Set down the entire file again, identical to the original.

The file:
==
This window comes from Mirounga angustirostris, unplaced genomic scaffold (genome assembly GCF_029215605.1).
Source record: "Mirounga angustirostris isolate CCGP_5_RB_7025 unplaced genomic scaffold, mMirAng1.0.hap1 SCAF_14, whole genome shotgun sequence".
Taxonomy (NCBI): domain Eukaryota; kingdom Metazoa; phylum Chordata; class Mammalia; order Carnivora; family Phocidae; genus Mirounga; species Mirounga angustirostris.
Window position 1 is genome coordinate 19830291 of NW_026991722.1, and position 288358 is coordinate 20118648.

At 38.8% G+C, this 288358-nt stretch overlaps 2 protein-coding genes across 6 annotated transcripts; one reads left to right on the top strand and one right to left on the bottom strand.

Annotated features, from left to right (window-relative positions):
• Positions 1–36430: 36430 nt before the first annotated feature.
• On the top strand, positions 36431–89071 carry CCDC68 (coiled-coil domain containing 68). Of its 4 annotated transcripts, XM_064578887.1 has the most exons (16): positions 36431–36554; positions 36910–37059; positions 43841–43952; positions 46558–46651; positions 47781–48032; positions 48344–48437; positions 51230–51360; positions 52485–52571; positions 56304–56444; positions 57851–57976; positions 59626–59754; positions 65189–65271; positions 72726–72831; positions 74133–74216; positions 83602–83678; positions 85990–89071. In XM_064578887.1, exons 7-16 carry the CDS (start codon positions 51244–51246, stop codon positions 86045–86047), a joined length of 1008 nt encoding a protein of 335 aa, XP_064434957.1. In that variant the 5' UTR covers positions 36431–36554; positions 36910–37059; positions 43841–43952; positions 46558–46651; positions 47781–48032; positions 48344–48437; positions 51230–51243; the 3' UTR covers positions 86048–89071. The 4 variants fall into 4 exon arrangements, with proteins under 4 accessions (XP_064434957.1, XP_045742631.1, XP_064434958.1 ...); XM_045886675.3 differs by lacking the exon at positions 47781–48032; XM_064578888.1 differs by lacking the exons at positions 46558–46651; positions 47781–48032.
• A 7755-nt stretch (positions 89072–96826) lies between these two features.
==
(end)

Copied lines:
This window comes from Mirounga angustirostris, unplaced genomic scaffold (genome assembly GCF_029215605.1).
Source record: "Mirounga angustirostris isolate CCGP_5_RB_7025 unplaced genomic scaffold, mMirAng1.0.hap1 SCAF_14, whole genome shotgun sequence".
Taxonomy (NCBI): domain Eukaryota; kingdom Metazoa; phylum Chordata; class Mammalia; order Carnivora; family Phocidae; genus Mirounga; species Mirounga angustirostris.
Window position 1 is genome coordinate 19830291 of NW_026991722.1, and position 288358 is coordinate 20118648.

At 38.8% G+C, this 288358-nt stretch overlaps 2 protein-coding genes across 6 annotated transcripts; one reads left to right on the top strand and one right to left on the bottom strand.

Annotated features, from left to right (window-relative positions):
• Positions 1–36430: 36430 nt before the first annotated feature.
• On the top strand, positions 36431–89071 carry CCDC68 (coiled-coil domain containing 68). Of its 4 annotated transcripts, XM_064578887.1 has the most exons (16): positions 36431–36554; positions 36910–37059; positions 43841–43952; positions 46558–46651; positions 47781–48032; positions 48344–48437; positions 51230–51360; positions 52485–52571; positions 56304–56444; positions 57851–57976; positions 59626–59754; positions 65189–65271; positions 72726–72831; positions 74133–74216; positions 83602–83678; positions 85990–89071. In XM_064578887.1, exons 7-16 carry the CDS (start codon positions 51244–51246, stop codon positions 86045–86047), a joined length of 1008 nt encoding a protein of 335 aa, XP_064434957.1. In that variant the 5' UTR covers positions 36431–36554; positions 36910–37059; positions 43841–43952; positions 46558–46651; positions 47781–48032; positions 48344–48437; positions 51230–51243; the 3' UTR covers positions 86048–89071. The 4 variants fall into 4 exon arrangements, with proteins under 4 accessions (XP_064434957.1, XP_045742631.1, XP_064434958.1 ...); XM_045886675.3 differs by lacking the exon at positions 47781–48032; XM_064578888.1 differs by lacking the exons at positions 46558–46651; positions 47781–48032.
• A 7755-nt stretch (positions 89072–96826) lies between these two features.